Cisco has been called the backbone of the Internet for so long it feels like a trademarked slogan. But while much of its $49 billion in annual revenue still comes from its core business of switches and routers, the company has been busy in recent years finding new areas of business such as teleconferencing and cloud computing.
Staying relevant in a fast-evolving and hyper-competitive technology industry is tough for a company with $120 billion in market value and three decades of history (Cisco will turn 30 in December). As Cisco’s chief technology and strategy officer, Padmasree Warrior is tasked with helping to keep the networking company focused on new innovations.
In a recent interview with PandoDaily, Warrior discussed trends that will be driving tech innovation in coming years and how Cisco is responding to those trends. Her comments ranged from the coming marriage of engineering and design to how Cisco integrates its acquired startups, and from Cisco’s plans to expand into cloud services to lessons startups can learn from big companies (and vice versa).
How are you approaching innovation at Cisco?
Technology is changing at an amazing pace right now. Today, we have about 10 billion connected devices. We expect that number to go to about 50 billion devices by 2020. That in itself says connectivity is going to be rampant. At the same time, we know that there will be 77 billion applications that will be downloaded just in 2014. All of that suggests that the Internet is about to go through a major transformation. We think there’s an opportunity in being able to connect people, process, things and data. We call that the Internet of everything.
If you think about what this requires, innovation itself has to change. I think about it as a multi-domain innovation… Innovation itself is moving to become an intersection of multiple domains, so it’s not just a matter of having great engineering. It’s a question of, how do you combine that with industrial design? It’s interesting that Google, a search engine, is now partnering with Ray-Ban and Oakley on Google Glass. What an odd marriage in some respects. But in other respects it makes sense because you’re combining strengths from two different companies. It’s multiple domains coming together.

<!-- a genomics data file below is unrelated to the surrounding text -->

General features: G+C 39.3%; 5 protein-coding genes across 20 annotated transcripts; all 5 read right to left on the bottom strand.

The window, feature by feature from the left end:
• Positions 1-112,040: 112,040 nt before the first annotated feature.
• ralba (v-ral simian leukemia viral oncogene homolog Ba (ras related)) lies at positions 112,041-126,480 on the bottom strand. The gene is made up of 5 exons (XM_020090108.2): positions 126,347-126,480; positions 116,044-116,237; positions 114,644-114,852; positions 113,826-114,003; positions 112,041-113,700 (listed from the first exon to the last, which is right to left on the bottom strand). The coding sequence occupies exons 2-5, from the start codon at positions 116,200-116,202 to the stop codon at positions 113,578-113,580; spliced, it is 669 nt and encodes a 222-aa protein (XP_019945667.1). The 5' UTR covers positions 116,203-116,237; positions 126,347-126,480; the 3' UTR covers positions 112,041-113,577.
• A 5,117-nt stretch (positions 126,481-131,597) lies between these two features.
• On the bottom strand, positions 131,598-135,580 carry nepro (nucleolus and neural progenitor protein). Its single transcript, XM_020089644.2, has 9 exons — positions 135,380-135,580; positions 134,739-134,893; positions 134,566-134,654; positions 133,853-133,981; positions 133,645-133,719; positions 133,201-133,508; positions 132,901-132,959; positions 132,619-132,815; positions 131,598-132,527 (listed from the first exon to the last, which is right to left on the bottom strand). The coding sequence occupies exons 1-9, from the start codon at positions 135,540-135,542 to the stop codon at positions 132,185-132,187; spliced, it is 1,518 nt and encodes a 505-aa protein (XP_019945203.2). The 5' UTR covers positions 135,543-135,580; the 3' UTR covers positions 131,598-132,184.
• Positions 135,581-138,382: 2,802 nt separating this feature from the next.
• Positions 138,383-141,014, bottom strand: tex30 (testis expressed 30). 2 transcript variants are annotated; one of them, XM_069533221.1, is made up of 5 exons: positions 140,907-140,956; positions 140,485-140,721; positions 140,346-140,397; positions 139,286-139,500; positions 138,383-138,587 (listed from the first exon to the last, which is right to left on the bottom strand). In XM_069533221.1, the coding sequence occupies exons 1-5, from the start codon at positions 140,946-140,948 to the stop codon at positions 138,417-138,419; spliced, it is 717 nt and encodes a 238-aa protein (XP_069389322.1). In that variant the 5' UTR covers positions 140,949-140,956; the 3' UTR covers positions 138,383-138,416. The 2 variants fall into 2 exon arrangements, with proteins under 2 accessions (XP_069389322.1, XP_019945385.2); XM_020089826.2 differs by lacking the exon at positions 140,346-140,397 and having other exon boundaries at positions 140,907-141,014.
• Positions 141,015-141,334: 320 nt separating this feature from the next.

I use a toy analogy. If you’re a toymaker, you’re selling it to the parent as well as the children. It has to be safe and secure so the parent went to buy it, and the child would have to like it too. We have a portfolio of things in the collaboration space. Cisco has to sell to the CIO, but people in the organization have to like it. So we have to make sure that collaborative solution meets the stringent requirements for security and service level of the environment. But at the same time people will have to like those solutions. So design comes in in that as we’re refreshing our entire collaboration portfolio and taking that collaboration solution to the mobile and cloud space.
There is another area where it comes into play: How do you take a network and make it programmable? Most people, when they think of the network, they don’t want to think about it. They just want it to work. At the same time, all of these new applications – like Office 365 and Oracle database and Box and Evernote – have to run on the network. So we have to make sure the network can be programmable. And that is another kind of innovation that requires an easy way to do that. We don’t want people to need to understand network protocols to do that. We want anybody who is writing an application to take advantage of the network. This area is different from user experience or industrial design but it’s also design. It’s about the usability of these APIs that we create.
Aside from multi-domain innovation, what other kinds of innovation are you focusing on?